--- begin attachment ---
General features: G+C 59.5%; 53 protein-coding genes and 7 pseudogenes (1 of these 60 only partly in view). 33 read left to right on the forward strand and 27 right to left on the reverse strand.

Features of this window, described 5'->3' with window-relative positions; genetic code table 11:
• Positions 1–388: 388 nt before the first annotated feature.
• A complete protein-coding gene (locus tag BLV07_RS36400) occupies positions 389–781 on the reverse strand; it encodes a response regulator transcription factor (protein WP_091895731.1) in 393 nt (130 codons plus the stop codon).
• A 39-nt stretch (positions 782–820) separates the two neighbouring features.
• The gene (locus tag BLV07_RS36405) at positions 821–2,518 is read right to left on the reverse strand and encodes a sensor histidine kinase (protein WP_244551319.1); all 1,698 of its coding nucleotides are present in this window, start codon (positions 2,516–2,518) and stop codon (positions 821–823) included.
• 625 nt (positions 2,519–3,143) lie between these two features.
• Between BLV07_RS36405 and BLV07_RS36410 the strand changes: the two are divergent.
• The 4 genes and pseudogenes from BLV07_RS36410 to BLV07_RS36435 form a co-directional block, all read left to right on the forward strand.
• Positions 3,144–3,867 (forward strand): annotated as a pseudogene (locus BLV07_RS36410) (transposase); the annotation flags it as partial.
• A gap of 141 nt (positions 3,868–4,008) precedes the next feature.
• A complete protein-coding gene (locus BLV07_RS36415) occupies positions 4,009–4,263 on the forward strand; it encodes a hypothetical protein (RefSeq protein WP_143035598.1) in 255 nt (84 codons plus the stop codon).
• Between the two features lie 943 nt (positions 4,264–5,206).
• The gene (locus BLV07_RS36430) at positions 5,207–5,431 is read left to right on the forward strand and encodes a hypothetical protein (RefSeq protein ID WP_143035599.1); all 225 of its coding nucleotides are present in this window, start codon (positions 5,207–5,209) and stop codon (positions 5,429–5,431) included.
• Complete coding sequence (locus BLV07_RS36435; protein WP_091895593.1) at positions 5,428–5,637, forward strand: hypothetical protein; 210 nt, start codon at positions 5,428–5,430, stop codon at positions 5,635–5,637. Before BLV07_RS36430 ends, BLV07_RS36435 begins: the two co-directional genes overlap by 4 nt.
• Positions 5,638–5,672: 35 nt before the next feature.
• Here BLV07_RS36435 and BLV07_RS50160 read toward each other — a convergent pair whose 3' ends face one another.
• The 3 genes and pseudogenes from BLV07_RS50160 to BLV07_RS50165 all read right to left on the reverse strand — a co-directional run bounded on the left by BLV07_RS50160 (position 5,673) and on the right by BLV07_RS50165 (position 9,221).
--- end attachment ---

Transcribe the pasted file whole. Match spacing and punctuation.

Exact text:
General features: G+C 59.5%; 53 protein-coding genes and 7 pseudogenes (1 of these 60 only partly in view). 33 read left to right on the forward strand and 27 right to left on the reverse strand.

Features of this window, described 5'->3' with window-relative positions; genetic code table 11:
• Positions 1–388: 388 nt before the first annotated feature.
• A complete protein-coding gene (locus tag BLV07_RS36400) occupies positions 389–781 on the reverse strand; it encodes a response regulator transcription factor (protein WP_091895731.1) in 393 nt (130 codons plus the stop codon).
• A 39-nt stretch (positions 782–820) separates the two neighbouring features.
• The gene (locus tag BLV07_RS36405) at positions 821–2,518 is read right to left on the reverse strand and encodes a sensor histidine kinase (protein WP_244551319.1); all 1,698 of its coding nucleotides are present in this window, start codon (positions 2,516–2,518) and stop codon (positions 821–823) included.
• 625 nt (positions 2,519–3,143) lie between these two features.
• Between BLV07_RS36405 and BLV07_RS36410 the strand changes: the two are divergent.
• The 4 genes and pseudogenes from BLV07_RS36410 to BLV07_RS36435 form a co-directional block, all read left to right on the forward strand.
• Positions 3,144–3,867 (forward strand): annotated as a pseudogene (locus BLV07_RS36410) (transposase); the annotation flags it as partial.
• A gap of 141 nt (positions 3,868–4,008) precedes the next feature.
• A complete protein-coding gene (locus BLV07_RS36415) occupies positions 4,009–4,263 on the forward strand; it encodes a hypothetical protein (RefSeq protein WP_143035598.1) in 255 nt (84 codons plus the stop codon).
• Between the two features lie 943 nt (positions 4,264–5,206).
• The gene (locus BLV07_RS36430) at positions 5,207–5,431 is read left to right on the forward strand and encodes a hypothetical protein (RefSeq protein ID WP_143035599.1); all 225 of its coding nucleotides are present in this window, start codon (positions 5,207–5,209) and stop codon (positions 5,429–5,431) included.
• Complete coding sequence (locus BLV07_RS36435; protein WP_091895593.1) at positions 5,428–5,637, forward strand: hypothetical protein; 210 nt, start codon at positions 5,428–5,430, stop codon at positions 5,635–5,637. Before BLV07_RS36430 ends, BLV07_RS36435 begins: the two co-directional genes overlap by 4 nt.
• Positions 5,638–5,672: 35 nt before the next feature.
• Here BLV07_RS36435 and BLV07_RS50160 read toward each other — a convergent pair whose 3' ends face one another.
• The 3 genes and pseudogenes from BLV07_RS50160 to BLV07_RS50165 all read right to left on the reverse strand — a co-directional run bounded on the left by BLV07_RS50160 (position 5,673) and on the right by BLV07_RS50165 (position 9,221).